“It has been truly inspiring to work with someone like Victoria who demonstrates perseverance, determination, and unrelenting positivity in spite of extreme personal hardship,” Wilson said.

After everything she had been through, Glosson said she didn’t want to simply tell her father on Feb. 11 that her first PET scan after her stem cell transplant showed that the procedure had worked and her cancer was gone.

“So whenever we got home from the doctor’s office that Thursday, I made up something to my dad,” Glosson said. “I was like ‘Hey, I have a class assignment due. Can you please come home?’ I could not wait to tell him. I was ecstatic. I was so excited, and I could not hold it in.”

Glosson lied to her father and told him she had written a paper about him and needed his help with a video for it. She had him put in AirPods, and she played country singer Luke Combs’ “Beer Never Broke My Heart” loud over the headphones so he couldn’t hear what she was saying.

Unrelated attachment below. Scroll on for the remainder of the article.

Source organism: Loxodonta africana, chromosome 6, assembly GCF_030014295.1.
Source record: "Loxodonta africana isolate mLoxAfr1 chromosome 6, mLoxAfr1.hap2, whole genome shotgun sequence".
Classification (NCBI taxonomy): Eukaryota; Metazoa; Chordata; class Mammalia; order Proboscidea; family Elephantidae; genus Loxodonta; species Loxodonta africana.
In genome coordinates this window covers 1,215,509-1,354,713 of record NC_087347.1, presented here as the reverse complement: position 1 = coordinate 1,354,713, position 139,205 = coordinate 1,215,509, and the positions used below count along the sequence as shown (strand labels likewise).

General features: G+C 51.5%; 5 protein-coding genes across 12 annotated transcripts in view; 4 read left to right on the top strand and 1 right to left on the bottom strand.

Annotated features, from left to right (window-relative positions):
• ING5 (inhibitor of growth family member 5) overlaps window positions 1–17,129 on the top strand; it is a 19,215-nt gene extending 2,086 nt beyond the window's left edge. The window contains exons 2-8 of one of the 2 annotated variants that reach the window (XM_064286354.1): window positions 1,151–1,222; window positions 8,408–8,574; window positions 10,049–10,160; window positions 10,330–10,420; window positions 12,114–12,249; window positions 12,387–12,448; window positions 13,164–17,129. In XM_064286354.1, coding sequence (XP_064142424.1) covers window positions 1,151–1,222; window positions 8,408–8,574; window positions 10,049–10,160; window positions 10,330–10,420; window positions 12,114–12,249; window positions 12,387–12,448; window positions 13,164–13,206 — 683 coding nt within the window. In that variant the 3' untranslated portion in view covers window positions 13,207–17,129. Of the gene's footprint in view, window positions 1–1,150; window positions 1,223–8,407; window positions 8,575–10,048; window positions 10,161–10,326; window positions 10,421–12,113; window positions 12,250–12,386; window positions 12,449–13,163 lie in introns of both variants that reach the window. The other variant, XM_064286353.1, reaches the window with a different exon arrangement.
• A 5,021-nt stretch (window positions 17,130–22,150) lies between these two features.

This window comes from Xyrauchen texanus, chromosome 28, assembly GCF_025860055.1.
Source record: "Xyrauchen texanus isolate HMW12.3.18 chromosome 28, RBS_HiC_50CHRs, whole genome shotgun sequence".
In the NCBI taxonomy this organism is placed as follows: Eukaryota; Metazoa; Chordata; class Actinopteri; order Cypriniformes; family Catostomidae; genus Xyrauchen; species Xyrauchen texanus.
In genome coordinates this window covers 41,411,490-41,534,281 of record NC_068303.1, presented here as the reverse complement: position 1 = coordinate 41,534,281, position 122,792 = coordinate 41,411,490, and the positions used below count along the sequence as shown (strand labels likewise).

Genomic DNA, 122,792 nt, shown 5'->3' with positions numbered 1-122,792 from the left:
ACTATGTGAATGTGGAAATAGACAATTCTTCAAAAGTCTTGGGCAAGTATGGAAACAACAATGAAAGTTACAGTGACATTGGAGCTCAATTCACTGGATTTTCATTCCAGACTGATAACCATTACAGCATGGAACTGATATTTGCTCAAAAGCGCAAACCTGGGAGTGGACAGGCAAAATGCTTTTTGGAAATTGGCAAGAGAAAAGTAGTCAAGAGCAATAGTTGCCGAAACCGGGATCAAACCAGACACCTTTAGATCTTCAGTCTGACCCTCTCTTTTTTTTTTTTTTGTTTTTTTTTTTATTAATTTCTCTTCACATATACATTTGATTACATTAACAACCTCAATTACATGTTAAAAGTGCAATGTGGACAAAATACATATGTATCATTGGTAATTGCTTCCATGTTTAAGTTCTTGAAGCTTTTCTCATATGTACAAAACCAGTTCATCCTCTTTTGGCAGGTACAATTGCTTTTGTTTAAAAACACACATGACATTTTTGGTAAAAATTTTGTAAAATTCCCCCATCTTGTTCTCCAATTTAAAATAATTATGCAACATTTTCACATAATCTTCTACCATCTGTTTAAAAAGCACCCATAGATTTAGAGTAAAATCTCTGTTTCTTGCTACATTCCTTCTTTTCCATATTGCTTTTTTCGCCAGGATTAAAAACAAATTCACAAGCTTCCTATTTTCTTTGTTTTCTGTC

Glosson then made her father read her lips as she softly said, “I’m cancer-free.” He didn’t understand what she was saying at first, but as soon as he realized it, he celebrated by jumping around the house and hugging his wife.

“That’s like his little happy dance,” Glosson said. “It was no surprise that he reacted the way that he reacted because he reacts that way to everything.”

Thanks to her viral video, the rest of the world has gotten the chance to watch his happy dance and celebrate in Glosson’s good news.

Lead actor in new series on Amazon Prime has ties to Winston-Salem and Greensboro

As a child growing up in Winston-Salem, Taylor August loved film and animation.

“It influenced what I wanted to do,” August said.

He is now in his first series lead role in “The Hunter’s Anthology,” which will premiere on Amazon Prime Friday.

August plays the lead character Mac, a demon slayer, in this five-episode supernatural whodunnit that combines sci-fi, horror and mystery.

Some people have compared it to the 1985 movie “Clue,” and August said there are moments where people will possibly compare it to “The Exorcist.”